By Sam Adams | Criticwire May 1, 2014 at 5:31PM
It was perhaps inevitable that David Chase's appearance at the Museum of the Moving Image, which followed a screening of the landmark drama's first and last episodes, would, as the Daily Beast's Alex Suskind reports, would turn to a discussion of the series' famous smash-cut ending.
"Well the idea was you get killed in the diner or not killed," Chase responded, somewhat incredulously, to a fan who was "disappointed" by the ending. "And what’s the idea? You know I am not trying to be coy about this. It's not trying to guess if he’s alive or dead. That’s not the point for me. I don’t know how to explain this. Actually, here’s what Paulie Walnuts says. In the beginning of that episode he says, 'In the midst of life, we are in death, or is it, In the midst of death we are in life? Either way we’re up the ass.' That’s what’s going on there."
Like so many shows that have followed in its wake, "The Sopranos'" ending prompted an endless sifting for clues, with the undefeated champion being "The Definitive Explanation of the End." Last year, Matt Zoller Seitz convened a panel of TV critics to discuss the show, which began, ignoring "The Sound of Music's" sound advice, at the end:
It's unfortunate but telling that the self-proclaimed "Master of Sopranos" who posted the "definitive explanation" has never devoted that level of scrutiny to any other aspect of the show. But then what fun is a puzzle you can't solve? He -- and I'm not going out too far on a gender limb here -- shows evident skill in breaking down the final sequence in terms of structure, camera placement, editing and so on, but devoting that skill to a single sequence in search of an answer he's predetermined exists is a profound waste, especially when there's so much more show to savor.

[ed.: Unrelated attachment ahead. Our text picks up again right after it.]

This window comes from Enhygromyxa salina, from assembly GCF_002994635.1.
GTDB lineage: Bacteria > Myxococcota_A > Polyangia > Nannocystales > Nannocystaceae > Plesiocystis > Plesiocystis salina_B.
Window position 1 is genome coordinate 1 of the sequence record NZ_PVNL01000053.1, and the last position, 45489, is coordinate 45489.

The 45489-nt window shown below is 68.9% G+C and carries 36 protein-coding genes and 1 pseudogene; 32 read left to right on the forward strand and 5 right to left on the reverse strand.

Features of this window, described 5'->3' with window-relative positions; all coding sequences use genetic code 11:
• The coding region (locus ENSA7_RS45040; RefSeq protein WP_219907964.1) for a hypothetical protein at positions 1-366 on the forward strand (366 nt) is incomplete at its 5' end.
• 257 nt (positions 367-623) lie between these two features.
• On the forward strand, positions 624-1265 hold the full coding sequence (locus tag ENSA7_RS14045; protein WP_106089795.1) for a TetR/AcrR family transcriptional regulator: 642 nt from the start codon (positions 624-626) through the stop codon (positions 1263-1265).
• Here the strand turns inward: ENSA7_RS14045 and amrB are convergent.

As with "Mad Men," "The Sopranos" is not a show that was meant to be "solved," and treating the ending as such misses the one thing about it that is indisputable: If David Chase had wanted to give us a definitive answer, he'd have given us one. If we were meant to know, we'd know. As he told the Moving Image audience, "I didn't want people to be reading into it like 'The Da Vinci Code' or something. I was amazed when it happened. It wasn't meant to be like 'Wow, the Walrus was Paul.' It wasn’t meant to confound anybody. It was meant to make you feel."
There's a paradox at work here, or at least a kind of willful obduracy. People ask Chase to explain the ending, and he does -- but because it's just not the answer they want, they act like he never answered at all. He says it was meant to be ambiguous, that he meant for the series to end on an open chord rather than a resolved one, and they say, "Yeah, sure. But did Tony get whacked?"
For the record, I rewatched "The Sopranos'" ending on a whim a few weeks ago, and to me, it sure looks like Tony gets one in the back of the head, "Godfather"-style, from the man in the Members Only jacket. Otherwise, I don't know what that guy is doing in the sequence, or why the camera keeps cutting away to him. But that's my decision, one that Chase gave me the tools to come to on my own before he walked away from the table.
It's not surprising that, seven years after the fact, Chase's ending, which he envisioned years before the fact, still prompts questions from viewers. But David Chase is not going to answer them. David Chase is never going to answer them. He's not avoiding the question; it's the wrong question.